But reality, as the saying goes, is that which doesn’t go away when you stop believing in it. Evangelicals may distrust a vaccine designed by scientists who are outside their tribe, but that won’t keep them from spreading the virus, getting sick and dying.
As an aside, there’s one group that you’d expect to heed the advice of scientists – and we do:
The survey also showed that atheists and agnostics scored highest of all the religious groups in their willingness to get vaccinated.
Last but not least, white evangelical vaccine refusal may be tied to their worldview in another way. It has to do with their rejection of mutuality as a moral principle.
Getting a vaccine is a civic-minded act. It protects not only you, but everyone you interact with. It lessens the burden on hospitals and doctors and decreases community spread that endangers the vulnerable. In this way, it fits well into a liberal philosophy: we get vaccinated to help our neighbors, as well as ourselves.
But white evangelicals are far more likely to hold an atomistic, libertarian ideology which denies that we have collective moral obligations to each other. In this worldview, individuals are solely responsible for themselves. How others are affected by your actions is none of your concern. To those who hold this worldview, if they don’t feel threatened by the pandemic, there’s no reason to get vaccinated – period. Of course, it leads to a classic Prisoner’s Dilemma when everyone thinks this way.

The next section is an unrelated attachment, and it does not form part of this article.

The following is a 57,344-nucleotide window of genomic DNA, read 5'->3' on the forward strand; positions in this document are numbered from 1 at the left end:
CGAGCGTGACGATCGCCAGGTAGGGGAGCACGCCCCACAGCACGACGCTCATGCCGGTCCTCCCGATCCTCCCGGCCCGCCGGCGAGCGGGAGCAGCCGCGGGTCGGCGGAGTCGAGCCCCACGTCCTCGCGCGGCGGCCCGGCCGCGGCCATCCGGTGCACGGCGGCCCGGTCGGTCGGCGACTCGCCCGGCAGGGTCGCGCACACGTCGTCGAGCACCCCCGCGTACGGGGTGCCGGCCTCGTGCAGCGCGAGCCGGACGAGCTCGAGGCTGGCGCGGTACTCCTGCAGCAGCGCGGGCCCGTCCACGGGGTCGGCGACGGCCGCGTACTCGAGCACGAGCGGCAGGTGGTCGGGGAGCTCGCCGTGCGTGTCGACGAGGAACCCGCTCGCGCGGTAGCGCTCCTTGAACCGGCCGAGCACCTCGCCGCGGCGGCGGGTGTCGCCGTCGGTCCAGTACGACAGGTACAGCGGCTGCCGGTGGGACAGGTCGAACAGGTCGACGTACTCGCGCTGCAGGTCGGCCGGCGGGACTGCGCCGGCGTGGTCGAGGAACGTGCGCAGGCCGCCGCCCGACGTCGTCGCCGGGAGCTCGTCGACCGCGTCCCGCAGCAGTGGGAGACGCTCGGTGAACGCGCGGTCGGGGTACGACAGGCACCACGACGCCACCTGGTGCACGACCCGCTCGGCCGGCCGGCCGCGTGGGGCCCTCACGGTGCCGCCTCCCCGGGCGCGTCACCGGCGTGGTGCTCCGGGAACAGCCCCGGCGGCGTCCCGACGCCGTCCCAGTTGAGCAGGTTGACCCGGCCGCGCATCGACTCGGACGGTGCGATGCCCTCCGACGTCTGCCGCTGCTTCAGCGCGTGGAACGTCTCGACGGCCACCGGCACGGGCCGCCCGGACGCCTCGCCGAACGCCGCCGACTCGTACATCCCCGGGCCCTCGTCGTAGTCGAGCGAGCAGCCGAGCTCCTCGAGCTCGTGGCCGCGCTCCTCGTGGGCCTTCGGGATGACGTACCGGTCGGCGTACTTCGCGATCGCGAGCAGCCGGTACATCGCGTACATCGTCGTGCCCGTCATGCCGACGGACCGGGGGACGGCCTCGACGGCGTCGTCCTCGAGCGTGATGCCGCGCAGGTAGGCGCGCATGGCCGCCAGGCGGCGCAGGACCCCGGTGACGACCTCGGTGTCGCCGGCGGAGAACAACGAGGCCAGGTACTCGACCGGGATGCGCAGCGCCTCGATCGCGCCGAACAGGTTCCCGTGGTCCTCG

I’m not especially worried that evangelicals are going to prevent us from reaching herd immunity. Even if they refuse the vaccine, they’ll still get immunity – the hard way. It just means that more of them will suffer and die needlessly.
You’d think that conservative leaders would want to avoid that outcome, out of raw self-interest if for no other reason. Many of their followers are elderly and in poor health to begin with, and every one who dies lessens their power and influence.
But rather than counseling prudence and safety, the power brokers of the religious right are urging their followers on in their self-destructive denialism. It appears there’s nothing they won’t give up for the sake of spiting liberals, including their own lives.